Meet Anna Ebert, shero

Anna Ebert wrote to us in March of 2012 to inquire whether we might be able to supply 50,000 Pads4Girls kits: we were amazed! It has taken some time to work out the details, however we are thrilled to announce that distribution of 10,000 “Transformation Textiles” (pads and panties made from waste fabric from mass-scale garment production) Kits will commence early in 2014.

For just $5, you can donate a kit made of 3 pairs of adjustable-size panties and 6 pads to a girl in need – thanks to Anna and Transformation Textiles.

Here is Anna’s story about her work in Malawi and why she reached out to us:

“I work amongst the Tumbuka tribe in northern Malawi. There are approximately 1.4 million people there. I feel they are a forgotten people; difficult to reach….but not impossible.

I see women there being abused. They must carry 50 lbs of water on their heads with a baby on their back for who knows how far and that twice a day only because that’s all they are able to do. Yes, they are strong but it’s still way more than than should be asked of anyone to do every day! Their backs hurt. I know, for many have come to me for help to relieve their pain. Then I see the sickness caused by the bad water that they do carry to their homes and the tragedy after tragedy that  happens because of the loss of their young children due to the bad water. Their hearts ache. They grieve the same as we do. They are human beings… moms who love their children, moms who want to care for the children. They do their utmost but can do no more. So I go to fix wells. Many, many wells. This helps immensely.

Here is an excerpt from the lengthy document she sent me detailing the hundreds of wells and boreholes she has had built throughout Malawi, as well as the dawn of her awareness of the issue with girls’ lack of access to menstrual supplies:

Last summer, I had each community we went to fill in a survey. One of the question was “How many girls in your village do not come to school because they do not have underwear or sanitary napkins? and if they were provided for them, would they then go back to school?” I found out that on average in EACH village there were 155 girls not going to school because of it. That is huge! I was not aware that that was a problem. These girls drop out because they are embarrassed and mocked at school when they flow, and so they refuse to go back.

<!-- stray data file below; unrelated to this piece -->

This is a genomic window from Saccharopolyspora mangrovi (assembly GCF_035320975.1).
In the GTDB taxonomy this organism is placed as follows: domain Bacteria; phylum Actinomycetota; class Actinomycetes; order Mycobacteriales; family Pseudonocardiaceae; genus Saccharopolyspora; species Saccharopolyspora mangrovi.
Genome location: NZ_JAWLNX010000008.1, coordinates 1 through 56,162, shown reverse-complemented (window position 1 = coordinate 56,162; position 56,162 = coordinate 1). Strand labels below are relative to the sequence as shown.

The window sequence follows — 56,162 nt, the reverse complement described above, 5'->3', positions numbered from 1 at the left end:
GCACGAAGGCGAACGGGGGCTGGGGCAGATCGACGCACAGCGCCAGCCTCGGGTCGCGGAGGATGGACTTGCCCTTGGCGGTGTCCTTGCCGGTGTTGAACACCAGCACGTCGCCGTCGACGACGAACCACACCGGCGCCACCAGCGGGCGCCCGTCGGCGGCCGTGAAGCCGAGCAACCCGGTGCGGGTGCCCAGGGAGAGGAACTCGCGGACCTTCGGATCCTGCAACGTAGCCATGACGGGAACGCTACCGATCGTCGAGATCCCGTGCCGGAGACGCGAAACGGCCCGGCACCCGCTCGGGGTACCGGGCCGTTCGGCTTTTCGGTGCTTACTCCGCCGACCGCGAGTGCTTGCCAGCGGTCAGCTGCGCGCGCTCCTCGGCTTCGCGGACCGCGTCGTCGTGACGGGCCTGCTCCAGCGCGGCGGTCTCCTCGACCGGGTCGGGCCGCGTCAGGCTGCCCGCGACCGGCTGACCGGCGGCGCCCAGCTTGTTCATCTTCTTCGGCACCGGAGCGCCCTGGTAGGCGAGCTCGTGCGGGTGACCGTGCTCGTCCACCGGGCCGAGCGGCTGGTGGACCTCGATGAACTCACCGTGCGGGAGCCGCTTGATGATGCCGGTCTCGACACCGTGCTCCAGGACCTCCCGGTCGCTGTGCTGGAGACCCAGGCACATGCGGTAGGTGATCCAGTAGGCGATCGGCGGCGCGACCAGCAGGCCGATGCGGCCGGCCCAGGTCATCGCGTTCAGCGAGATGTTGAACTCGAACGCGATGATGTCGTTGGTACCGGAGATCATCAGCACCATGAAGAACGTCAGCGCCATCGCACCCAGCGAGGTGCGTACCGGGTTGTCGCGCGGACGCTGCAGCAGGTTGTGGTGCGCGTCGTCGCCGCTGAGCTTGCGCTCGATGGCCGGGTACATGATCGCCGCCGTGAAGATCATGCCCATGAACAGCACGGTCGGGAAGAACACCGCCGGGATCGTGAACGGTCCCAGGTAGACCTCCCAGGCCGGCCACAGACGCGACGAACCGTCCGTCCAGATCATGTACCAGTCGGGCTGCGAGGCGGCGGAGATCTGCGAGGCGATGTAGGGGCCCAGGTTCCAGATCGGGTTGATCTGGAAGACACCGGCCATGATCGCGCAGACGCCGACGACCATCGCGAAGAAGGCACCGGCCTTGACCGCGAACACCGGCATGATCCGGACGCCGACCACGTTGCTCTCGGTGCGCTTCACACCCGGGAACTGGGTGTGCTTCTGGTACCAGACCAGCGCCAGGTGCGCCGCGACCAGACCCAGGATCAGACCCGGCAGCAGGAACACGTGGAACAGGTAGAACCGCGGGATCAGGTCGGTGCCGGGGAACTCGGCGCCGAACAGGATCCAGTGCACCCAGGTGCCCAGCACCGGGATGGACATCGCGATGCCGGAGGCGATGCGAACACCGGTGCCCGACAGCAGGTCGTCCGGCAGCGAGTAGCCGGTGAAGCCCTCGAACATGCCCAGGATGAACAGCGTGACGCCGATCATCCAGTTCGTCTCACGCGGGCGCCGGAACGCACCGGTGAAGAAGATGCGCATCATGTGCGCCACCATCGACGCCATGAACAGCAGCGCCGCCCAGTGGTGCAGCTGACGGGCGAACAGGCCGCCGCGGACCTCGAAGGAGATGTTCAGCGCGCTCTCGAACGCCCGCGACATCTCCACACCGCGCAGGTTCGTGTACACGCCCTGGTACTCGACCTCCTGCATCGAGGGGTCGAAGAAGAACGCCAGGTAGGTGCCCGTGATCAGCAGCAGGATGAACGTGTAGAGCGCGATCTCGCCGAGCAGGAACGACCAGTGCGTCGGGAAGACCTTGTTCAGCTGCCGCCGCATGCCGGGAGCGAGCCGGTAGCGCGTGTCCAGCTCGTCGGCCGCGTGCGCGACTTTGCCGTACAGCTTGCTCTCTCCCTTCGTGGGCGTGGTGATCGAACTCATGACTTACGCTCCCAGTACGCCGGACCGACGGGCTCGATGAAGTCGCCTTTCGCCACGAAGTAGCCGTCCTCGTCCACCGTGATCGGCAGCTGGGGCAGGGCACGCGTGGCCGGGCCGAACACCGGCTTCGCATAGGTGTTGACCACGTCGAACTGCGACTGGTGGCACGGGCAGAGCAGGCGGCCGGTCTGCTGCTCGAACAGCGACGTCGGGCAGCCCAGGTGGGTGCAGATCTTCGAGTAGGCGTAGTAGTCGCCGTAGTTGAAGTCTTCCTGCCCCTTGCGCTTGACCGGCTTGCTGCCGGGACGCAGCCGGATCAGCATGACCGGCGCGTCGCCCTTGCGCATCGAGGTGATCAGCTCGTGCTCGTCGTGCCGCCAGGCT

So they stay home, and what happens? They get pregnant and the poverty cycle starts all over again. By providing these girls with a sanitary kit, they will be able to go back to school and thus receive an education. Instead it’ll give them an opportunity to reach for higher goals and get out of poverty. But there are so many, many girls. I started searching the web. I emailed various companies for help. However, none of my emails were answered. One day, I shared my frustrations with a friend and received this email from her:

“Hi Anna, I came across this website tonight and thought of your concern for the girls in Malawi once they start menstruating. Not sure if you’ve heard of this company or not but thought I’d forward on the information for you to check out anyway.

I and my Malawian team will be going into their villages to fix their wells and now we also want to distribute the menstrual supplies they so desperately need. However, we need the supplies to get to us. You can help make this happen by making a donation. Every bit of your donation will go directly to bringing these supplies to them. How simple is that! What an opportunity it brings. A chance to make a change. Thank you for your support, your partnership, your love for these girls. And a huge thank you to Lunapads and Pads4Girls for making this a possibility!”

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